Brian Blum
September 27, 2011

When I backpacking around Europe and Asia, some 25 years ago, I felt a mix of disdain and sadness for the many tourists I’d encounter ensconced in their oversized, air conditioned tour buses, being ferried around from site to site, taking in the highlights through tinted windows which they’d abandon only at carefully selected cafes and for quick museum jaunts. They’d never get a chance to really know a city, I thought to myself, by walking it block by block, riding the trams and soaking in the local atmosphere.

But when my mother recently came to Israel, an organized tour was just the ticket. Despite our having lived in Israel for 17 years, this was my mom’s first ever visit to Israel and, at nearly 80-years-old, she wanted to see everything.

The two-week tour, run by the Margaret Morse travel agency, was as challenging as it was comprehensive. The 100-person, three bus “adults only” group started in Tel Aviv, headed up the coast via Caesarea to Haifa, cut across the Galilee to Kibbutz Goshrim with a stop in Safed, climbed up to the top of the Golan Heights, danced on a boat in the Sea of Galilee, drove down the Jordan Valley to Jerusalem (where they spent 5 days touring the capital’s extensive offerings) before plunging even further south to the Dead Sea, Masada and Eilat.

The tour guide on my mom’s bus was a staunch Zionist and peppered his exhaustive descriptions of antiquities and modern Israeli innovations with an hefty dose of idealism. The 2,000-year-old longing of the Jews for the land of Israel, why all Jews should move here, our tragic history and inspiring renewal in the modern state – it was all there in spades.

Now, since we moved to Israel, my mother has never really commented on our decision. Not visiting was less out of a philosophical stance than the fact that my father was disabled and never could have handled all the climbing, steps and stairs (which my mother pointed out were ever present). After he died two years ago, she began thinking seriously about visiting her children and grandchildren here.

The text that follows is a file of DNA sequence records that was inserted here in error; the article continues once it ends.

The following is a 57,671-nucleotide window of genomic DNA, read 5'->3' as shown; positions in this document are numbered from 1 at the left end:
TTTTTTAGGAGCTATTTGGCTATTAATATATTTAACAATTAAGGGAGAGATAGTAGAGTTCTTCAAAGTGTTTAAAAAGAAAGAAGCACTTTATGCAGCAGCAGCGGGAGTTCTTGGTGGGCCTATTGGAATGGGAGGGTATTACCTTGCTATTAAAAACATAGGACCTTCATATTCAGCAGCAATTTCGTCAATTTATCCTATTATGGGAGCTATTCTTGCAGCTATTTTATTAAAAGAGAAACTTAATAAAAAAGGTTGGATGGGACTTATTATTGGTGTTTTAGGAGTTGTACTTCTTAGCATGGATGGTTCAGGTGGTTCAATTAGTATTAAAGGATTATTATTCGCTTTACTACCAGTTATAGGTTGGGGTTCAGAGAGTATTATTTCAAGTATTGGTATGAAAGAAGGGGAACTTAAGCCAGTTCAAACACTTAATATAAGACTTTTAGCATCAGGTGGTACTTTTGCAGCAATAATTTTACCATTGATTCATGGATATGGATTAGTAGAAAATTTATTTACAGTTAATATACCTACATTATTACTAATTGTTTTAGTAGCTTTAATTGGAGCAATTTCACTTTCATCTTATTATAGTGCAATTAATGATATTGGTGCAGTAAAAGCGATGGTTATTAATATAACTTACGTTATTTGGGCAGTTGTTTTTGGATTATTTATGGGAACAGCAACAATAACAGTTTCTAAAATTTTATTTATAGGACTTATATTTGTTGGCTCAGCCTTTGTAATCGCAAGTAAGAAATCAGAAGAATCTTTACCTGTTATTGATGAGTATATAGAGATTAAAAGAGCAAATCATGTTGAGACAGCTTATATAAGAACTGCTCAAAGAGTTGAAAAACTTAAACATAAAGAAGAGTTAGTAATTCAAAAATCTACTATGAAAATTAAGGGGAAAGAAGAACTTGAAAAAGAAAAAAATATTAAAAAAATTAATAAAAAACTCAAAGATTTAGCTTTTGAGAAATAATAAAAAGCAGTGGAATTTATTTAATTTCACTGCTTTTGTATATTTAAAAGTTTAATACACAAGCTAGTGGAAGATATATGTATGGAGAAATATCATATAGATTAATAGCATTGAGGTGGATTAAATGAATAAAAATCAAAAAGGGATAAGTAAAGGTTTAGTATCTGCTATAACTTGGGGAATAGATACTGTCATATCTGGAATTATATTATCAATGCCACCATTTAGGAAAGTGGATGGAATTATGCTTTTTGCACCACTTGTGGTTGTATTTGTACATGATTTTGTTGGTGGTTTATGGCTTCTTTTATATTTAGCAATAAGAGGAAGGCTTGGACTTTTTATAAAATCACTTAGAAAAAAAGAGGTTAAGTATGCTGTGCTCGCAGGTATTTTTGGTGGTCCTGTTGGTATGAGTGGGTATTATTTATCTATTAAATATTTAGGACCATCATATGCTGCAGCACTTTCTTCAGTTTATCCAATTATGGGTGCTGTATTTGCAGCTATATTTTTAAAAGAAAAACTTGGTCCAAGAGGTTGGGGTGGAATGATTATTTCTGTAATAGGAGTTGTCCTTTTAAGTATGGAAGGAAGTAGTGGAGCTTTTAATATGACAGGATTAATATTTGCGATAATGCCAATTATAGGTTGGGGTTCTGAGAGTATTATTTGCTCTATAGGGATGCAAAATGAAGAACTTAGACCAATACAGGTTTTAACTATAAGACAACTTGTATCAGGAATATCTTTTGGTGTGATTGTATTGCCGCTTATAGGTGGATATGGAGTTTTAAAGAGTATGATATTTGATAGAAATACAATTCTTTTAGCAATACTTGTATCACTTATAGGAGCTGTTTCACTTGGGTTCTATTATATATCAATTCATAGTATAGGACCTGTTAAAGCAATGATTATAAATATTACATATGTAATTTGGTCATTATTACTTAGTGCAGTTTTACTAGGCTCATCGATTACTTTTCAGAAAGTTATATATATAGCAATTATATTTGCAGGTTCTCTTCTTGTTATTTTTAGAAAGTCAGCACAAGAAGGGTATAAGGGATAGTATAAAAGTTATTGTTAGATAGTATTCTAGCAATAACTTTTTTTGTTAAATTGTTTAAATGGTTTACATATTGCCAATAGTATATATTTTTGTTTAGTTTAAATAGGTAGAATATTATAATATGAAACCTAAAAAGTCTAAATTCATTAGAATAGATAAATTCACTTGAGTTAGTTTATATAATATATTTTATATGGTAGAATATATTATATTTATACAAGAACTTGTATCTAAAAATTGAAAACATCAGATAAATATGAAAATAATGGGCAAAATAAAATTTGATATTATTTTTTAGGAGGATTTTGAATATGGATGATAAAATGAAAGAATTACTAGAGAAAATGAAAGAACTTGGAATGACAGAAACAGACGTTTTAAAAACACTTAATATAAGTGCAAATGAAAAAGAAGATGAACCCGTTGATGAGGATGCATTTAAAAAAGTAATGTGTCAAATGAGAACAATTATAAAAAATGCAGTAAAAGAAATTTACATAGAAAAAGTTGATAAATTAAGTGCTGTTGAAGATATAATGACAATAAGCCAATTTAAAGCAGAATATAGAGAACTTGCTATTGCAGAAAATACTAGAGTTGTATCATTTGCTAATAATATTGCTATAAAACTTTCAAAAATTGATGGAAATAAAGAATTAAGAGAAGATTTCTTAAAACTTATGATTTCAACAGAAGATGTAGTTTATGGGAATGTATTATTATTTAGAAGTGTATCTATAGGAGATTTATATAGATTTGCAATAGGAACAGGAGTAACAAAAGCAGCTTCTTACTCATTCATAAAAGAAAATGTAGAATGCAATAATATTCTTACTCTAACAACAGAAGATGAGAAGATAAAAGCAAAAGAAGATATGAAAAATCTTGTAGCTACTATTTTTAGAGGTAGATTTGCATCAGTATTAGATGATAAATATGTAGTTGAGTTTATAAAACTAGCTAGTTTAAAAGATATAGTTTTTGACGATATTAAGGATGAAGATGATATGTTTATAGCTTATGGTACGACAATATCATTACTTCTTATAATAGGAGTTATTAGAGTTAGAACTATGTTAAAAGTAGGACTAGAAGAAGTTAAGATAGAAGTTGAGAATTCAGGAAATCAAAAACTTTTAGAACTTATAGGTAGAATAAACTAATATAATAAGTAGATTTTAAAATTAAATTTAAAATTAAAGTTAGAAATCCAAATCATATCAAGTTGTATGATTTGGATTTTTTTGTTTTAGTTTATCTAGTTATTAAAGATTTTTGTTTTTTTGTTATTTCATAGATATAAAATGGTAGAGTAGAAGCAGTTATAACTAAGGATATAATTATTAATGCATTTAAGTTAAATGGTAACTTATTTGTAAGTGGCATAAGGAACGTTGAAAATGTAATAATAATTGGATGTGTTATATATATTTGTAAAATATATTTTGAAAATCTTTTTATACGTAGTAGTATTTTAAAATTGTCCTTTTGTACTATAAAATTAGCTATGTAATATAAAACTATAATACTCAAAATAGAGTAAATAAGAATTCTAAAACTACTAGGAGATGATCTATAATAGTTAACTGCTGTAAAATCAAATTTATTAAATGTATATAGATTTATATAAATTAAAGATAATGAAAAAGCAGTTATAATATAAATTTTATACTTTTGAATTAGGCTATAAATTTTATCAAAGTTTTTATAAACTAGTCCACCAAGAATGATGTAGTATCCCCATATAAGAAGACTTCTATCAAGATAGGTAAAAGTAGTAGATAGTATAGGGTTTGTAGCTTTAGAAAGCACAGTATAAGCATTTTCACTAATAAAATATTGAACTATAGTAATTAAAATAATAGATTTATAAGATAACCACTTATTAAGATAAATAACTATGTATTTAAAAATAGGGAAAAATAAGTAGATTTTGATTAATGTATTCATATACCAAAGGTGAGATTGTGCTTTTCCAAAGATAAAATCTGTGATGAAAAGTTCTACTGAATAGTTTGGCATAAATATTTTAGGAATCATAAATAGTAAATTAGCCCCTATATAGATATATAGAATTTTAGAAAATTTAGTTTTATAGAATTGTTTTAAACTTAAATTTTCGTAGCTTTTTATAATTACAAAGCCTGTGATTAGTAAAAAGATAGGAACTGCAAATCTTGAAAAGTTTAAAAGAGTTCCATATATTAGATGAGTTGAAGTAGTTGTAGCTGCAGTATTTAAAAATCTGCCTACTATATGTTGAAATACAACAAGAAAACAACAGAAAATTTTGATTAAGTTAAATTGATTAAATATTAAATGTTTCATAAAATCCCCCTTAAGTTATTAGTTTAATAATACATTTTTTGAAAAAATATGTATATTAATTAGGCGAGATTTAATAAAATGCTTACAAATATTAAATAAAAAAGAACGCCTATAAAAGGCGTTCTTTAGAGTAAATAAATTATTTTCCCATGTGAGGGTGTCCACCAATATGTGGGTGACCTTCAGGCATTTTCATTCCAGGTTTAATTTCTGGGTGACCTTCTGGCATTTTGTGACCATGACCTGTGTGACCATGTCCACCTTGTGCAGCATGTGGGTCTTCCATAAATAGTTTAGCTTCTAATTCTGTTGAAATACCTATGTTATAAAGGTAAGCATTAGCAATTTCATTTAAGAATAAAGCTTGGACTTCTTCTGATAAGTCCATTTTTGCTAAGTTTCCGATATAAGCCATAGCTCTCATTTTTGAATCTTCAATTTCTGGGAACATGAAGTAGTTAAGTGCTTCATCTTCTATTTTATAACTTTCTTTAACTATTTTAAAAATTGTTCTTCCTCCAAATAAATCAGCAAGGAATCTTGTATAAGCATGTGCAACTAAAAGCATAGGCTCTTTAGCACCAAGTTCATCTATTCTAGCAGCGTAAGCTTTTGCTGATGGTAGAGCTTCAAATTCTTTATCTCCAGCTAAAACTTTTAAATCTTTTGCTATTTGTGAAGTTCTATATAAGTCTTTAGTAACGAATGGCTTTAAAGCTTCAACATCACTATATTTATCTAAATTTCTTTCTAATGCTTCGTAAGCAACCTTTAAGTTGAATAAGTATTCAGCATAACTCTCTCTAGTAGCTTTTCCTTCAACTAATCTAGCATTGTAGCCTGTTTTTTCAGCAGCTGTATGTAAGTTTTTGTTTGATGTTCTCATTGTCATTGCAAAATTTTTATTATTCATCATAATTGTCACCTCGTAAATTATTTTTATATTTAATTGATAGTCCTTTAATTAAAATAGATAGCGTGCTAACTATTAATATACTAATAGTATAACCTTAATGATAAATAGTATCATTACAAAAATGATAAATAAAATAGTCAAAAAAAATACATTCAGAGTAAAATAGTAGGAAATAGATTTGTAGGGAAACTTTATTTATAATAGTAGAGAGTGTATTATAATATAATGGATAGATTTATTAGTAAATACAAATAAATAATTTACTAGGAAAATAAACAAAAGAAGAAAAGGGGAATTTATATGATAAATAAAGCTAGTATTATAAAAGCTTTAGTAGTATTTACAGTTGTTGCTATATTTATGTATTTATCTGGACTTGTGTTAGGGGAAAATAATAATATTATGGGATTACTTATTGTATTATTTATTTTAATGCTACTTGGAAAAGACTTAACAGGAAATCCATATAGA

While it’s true we never heard any outright cries of protest about our living so far from California, where I grew up and where my parents still were, we also didn’t receive any emotional support towards such a life-defining choice. Until now.

It was over a sushi lunch (these days becoming more the classic blue and white staple than the staid falafel) that my mom turned to us and mustered a few words that were as transformative for her as they were affirming for us. “I understand now why you’re here,” she said as a single tear ran down her face. “This is where you belong.” And then for emphasis: “I’m glad that you are here.”

After so many years of assuming (perhaps incorrectly) that our move here had dealt a mortal blow to my parents, a rejection of everything we’d been raised with that, in parallel, ripped their grandchildren away from the warm multi-generational embrace they had undoubtedly anticipated, these words of validation brought tears to our eyes too. We didn’t require it per se – we’re middle-aged adults ourselves and supposedly long past the need for our parents’ approval. But it’s never too late for a mother to tell her son “you done good, kid.”

Mom flew back to California Saturday night. Will the enthusiasm for our adopted home and her newfound Zionism remain, once the cheerleading of her tour guide has abated and the comforts of routine and sanitary bathrooms return? That’s not clear, though I hope a remnant at least will remain. But for a moment, we were all on the same page. And that was a happy enough conclusion to a novel that has been a long time in the writing.

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